ASH’s Policy Director Chris Bostic is attending the first Intergovernmental Negotiating Conference (INC-1) of the United Nations treaty to end plastics pollution in Punta del Este, Uruguay from November 28 – December 3, 2022. He will share updates and progress here for our community to stay engaged and informed.
November 29, 2022 – The highlight of today was a three-hour Multi-Stakeholder Forum. If that title sets off your radar, your radar is well-calibrated. The industries that have caused the plastic pollution problem were given the same platform and respect as civil society groups struggling to stop them. Some were quite subtle, saying the right words and demonstrating the demeanor of a non-profit sincerely searching for solutions (on how to stop themselves, apparently). I was reminded of Philip Morris International doing a media tour touting how they were striving to end the age of the cigarette while continuing their usual production, marketing, and sale of cigarettes. All industry speakers read out a long list of measures they are already taking.
Other industry representatives were more blunt. One industry association at the core of plastics production strongly implied that the best way to solve our problems is for governments to invest more money in them, so they are better resourced to do even more to find solutions. One proven violator of human rights touted their human rights approach. I experienced a mixture of admiration for their hutzpah, disgust at their hypocrisy, and amusement that they thought we would take them at face value.
There was also inspiration. NGOs and even some governments called them out on their hypocrisy, others spoke eloquently about the threat that conflicts of interest pose to the success of the treaty, and some representatives of small countries pleaded that they were bearing the brunt of the problem while reaping none of the profits. ASH, of course, pointed out the danger of listening to the perpetrators of the problem, citing the tobacco industry as the prime historical example (watch our intervention below).
We are still very early in the plastics pollution negotiating process, and we have just barely begun to talk specifics. In spite of industry efforts to misdirect and governments who support them, I am more optimistic now than I was two days ago. I’ve met several government delegations who are sincerely determined to get a strong treaty. I’ve spoken to amazing civil society experts from the environmental and other movements who perfectly understand the stakes of these talks (and the role of the tobacco industry in polluting and poisoning the world).
Our opponents may have more money, but we have the resolve, the expertise, the facts and human rights on our side.
Transcript from the video statement above:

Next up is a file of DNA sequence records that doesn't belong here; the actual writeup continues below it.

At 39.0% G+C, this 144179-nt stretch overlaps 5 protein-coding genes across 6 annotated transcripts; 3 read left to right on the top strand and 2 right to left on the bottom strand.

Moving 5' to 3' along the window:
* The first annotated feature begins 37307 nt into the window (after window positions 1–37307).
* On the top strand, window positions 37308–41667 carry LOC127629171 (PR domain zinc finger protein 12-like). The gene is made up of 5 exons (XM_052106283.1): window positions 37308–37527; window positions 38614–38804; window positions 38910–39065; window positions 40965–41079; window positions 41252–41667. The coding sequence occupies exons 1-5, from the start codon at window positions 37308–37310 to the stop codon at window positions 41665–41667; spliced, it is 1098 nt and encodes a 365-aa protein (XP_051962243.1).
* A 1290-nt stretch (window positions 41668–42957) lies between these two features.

Thank you this important forum and for allowing us this opportunity. My name is Chris Bostic, and I represent Action on Smoking and Health, or ASH, the world’s oldest organization dedicated to ending the harm caused by tobacco. ASH is also a member of the global Stop Tobacco Pollution Alliance, a coalition of tobacco control organizations created to participate in these negotiations.
I want to make two specific points that I believe are important for framing our future collective work.
The first is to echo what has been said by many delegations and members of civil society: not all plastics are the same. They vary in several dimensions. Some are more problematic than others; some are more toxic than others; some are less necessary than others; and some are single-use. Some plastics should be regulated, and some should be banned immediately.
A singular example of the latter is cigarette “filters.” I emphasize that the word filter does not have the same meeting as other filters we have and will discuss in this process, as it implies that they filter some of the harms out of cigarettes. To be clear, they do not. Cigarette filters are made of plastic, and the release of tiny plastic particles during the act of smoking causes additional harm. They make cigarettes more deadly, not less. Cigarette filters are wholly unnecessary.
Once cigarettes are smoked, the filters become cigarette butts, which are full of toxins and carcinogens. A small cigarette butt may seem like a little thing, but one butt dropped into a goldfish bowl will kill the goldfish. Filters are extremely toxic.
Cigarette filters are the most littered item on earth. Approximately 4.5 trillion filters – yes, trillion – are discarded into the environment each year. As you walk down the street tonight, or on the beach, look down. You will see them everywhere.
Other forms of plastic are also problematic, toxic and unnecessary. They should all be banned, and we should spend our time discussing more difficult topics.
My second point is this: just as not all plastics are the same, not all stakeholders are the same. I urge delegations to account for inherent conflicts of interest as they weigh input from observers. To return to tobacco as an example, the tobacco industry is excluded from participating in the WHO Framework Convention on Tobacco Control because of the inherent conflict between their interests and the interests of public health. Not all conflicts of interest are as stark, but I urge you to consider those conflicts. The emphasis on inclusivity is laudable, but the problem we address is too severe to worry about ensuring continuing corporate profits. The overall good of society – environmental, health, human rights, and yes, economic – should be our overriding goal.
Thank you, and best of luck as you move forward. The world is depending on you.